While accidental lens flares can really look a mess, intentionally adding a lens flare into your portrait shoot can add to the uniqueness and creativity of a shot. And while it’s pretty easy to mimic the effect in post-processing, it’s not very hard to get the real thing in-camera, as commercial photographer Jay P Morgan demonstrates:
Lens flare occurs when non-image forming light enters your camera, reflects off the lens elements, and then hits your camera’s sensor. It can look like light streaks, any number of polygonal shapes, or give your photo a washed out effect. Most photographers assiduously avoid lens flare, but it can be used for creative effect, particularly in portraits.
Speaking of creative effects, who in the world would have thought of pointing a flashlight at the lens to create lens flare during a portrait shoot? Well, other than Jay P Morgan!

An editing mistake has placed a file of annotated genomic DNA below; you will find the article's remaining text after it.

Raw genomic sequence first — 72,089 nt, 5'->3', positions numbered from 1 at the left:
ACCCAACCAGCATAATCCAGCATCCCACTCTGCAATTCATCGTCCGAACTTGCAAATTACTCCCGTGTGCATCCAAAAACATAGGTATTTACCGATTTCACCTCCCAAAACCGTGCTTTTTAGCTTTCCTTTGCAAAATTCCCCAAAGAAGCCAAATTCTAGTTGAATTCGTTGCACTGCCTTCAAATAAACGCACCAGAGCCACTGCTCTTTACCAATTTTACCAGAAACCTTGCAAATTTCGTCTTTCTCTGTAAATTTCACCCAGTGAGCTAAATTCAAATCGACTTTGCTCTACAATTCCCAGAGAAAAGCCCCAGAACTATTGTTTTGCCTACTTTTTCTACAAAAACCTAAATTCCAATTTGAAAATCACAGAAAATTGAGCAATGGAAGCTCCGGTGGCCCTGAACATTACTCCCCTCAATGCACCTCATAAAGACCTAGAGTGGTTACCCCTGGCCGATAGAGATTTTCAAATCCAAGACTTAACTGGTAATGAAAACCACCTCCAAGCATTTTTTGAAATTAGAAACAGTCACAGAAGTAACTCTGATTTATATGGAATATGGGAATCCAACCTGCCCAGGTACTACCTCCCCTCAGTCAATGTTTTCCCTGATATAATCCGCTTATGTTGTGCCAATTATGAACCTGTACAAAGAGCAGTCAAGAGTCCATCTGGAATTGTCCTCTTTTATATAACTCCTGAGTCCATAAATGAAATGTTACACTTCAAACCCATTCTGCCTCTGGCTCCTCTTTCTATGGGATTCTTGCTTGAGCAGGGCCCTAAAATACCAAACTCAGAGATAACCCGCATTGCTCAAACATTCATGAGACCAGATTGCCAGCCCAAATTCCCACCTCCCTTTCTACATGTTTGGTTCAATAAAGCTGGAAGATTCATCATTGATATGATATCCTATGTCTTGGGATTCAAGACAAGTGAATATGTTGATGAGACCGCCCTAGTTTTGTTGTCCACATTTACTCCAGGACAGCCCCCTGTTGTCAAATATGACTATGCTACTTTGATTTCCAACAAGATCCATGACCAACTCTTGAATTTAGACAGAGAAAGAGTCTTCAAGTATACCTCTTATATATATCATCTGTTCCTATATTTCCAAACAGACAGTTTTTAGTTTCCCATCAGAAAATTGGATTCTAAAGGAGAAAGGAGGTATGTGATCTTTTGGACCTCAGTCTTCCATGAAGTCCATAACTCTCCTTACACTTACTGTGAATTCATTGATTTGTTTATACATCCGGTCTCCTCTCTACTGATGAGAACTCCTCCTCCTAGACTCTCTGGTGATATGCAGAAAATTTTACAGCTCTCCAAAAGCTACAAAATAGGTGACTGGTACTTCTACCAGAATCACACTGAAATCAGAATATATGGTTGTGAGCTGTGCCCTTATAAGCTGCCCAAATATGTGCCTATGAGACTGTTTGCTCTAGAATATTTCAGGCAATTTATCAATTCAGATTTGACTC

One of the coolest things Morgan shows us is that the shape of the lens flare polygon is largely due to your camera’s shutter blades. The more you stop down your aperture, the more sides you’ll get to your flare.
“If you’re in a dark situation, you’ve got a lot of contrast. A flare will open up a lot of the shadows.”
Another thing to be aware of is that lens flare will inevitably desaturate your photo. In Morgan’s words, the “blacks just seem to melt away.” So if you’re looking for a “summery,” open feel to your image, try giving lens flare a shot. And if you want less post-processing work, getting it right in-camera will definitely save you time. (Conversely, trying to edit out unintentional lens flare can be quite a pain, so if you don’t want it, use a lens hood and watch out for extraneous light!)
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